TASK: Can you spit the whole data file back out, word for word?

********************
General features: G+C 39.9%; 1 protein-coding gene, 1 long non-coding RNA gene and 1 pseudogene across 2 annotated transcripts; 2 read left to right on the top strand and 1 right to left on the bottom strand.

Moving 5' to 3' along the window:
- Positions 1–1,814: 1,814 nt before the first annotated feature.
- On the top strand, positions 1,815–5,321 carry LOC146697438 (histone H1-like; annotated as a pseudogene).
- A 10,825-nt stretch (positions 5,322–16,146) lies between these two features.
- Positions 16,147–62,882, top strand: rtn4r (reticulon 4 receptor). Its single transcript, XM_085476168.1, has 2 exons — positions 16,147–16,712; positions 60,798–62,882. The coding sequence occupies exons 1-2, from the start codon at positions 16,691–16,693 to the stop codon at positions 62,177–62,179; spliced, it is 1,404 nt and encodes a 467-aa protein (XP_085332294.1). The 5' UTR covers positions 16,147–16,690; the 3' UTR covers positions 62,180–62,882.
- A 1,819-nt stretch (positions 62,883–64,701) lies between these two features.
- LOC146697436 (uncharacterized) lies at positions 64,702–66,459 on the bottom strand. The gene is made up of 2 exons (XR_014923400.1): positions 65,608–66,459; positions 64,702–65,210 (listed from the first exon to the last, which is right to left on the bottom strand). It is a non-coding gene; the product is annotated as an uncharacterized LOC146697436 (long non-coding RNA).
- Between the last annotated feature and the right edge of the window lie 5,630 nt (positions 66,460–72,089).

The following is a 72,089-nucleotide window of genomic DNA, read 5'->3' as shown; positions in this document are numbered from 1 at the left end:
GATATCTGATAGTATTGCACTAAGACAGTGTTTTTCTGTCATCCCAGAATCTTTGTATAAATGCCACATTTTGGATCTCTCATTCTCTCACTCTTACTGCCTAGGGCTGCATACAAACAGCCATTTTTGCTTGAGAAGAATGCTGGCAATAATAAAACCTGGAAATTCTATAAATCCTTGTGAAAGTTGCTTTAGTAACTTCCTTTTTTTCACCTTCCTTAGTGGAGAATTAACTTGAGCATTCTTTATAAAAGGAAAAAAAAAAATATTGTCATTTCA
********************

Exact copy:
General features: G+C 39.9%; 1 protein-coding gene, 1 long non-coding RNA gene and 1 pseudogene across 2 annotated transcripts; 2 read left to right on the top strand and 1 right to left on the bottom strand.

Moving 5' to 3' along the window:
- Positions 1–1,814: 1,814 nt before the first annotated feature.
- On the top strand, positions 1,815–5,321 carry LOC146697438 (histone H1-like; annotated as a pseudogene).
- A 10,825-nt stretch (positions 5,322–16,146) lies between these two features.
- Positions 16,147–62,882, top strand: rtn4r (reticulon 4 receptor). Its single transcript, XM_085476168.1, has 2 exons — positions 16,147–16,712; positions 60,798–62,882. The coding sequence occupies exons 1-2, from the start codon at positions 16,691–16,693 to the stop codon at positions 62,177–62,179; spliced, it is 1,404 nt and encodes a 467-aa protein (XP_085332294.1). The 5' UTR covers positions 16,147–16,690; the 3' UTR covers positions 62,180–62,882.
- A 1,819-nt stretch (positions 62,883–64,701) lies between these two features.
- LOC146697436 (uncharacterized) lies at positions 64,702–66,459 on the bottom strand. The gene is made up of 2 exons (XR_014923400.1): positions 65,608–66,459; positions 64,702–65,210 (listed from the first exon to the last, which is right to left on the bottom strand). It is a non-coding gene; the product is annotated as an uncharacterized LOC146697436 (long non-coding RNA).
- Between the last annotated feature and the right edge of the window lie 5,630 nt (positions 66,460–72,089).

The following is a 72,089-nucleotide window of genomic DNA, read 5'->3' as shown; positions in this document are numbered from 1 at the left end:
GATATCTGATAGTATTGCACTAAGACAGTGTTTTTCTGTCATCCCAGAATCTTTGTATAAATGCCACATTTTGGATCTCTCATTCTCTCACTCTTACTGCCTAGGGCTGCATACAAACAGCCATTTTTGCTTGAGAAGAATGCTGGCAATAATAAAACCTGGAAATTCTATAAATCCTTGTGAAAGTTGCTTTAGTAACTTCCTTTTTTTCACCTTCCTTAGTGGAGAATTAACTTGAGCATTCTTTATAAAAGGAAAAAAAAAAATATTGTCATTTCA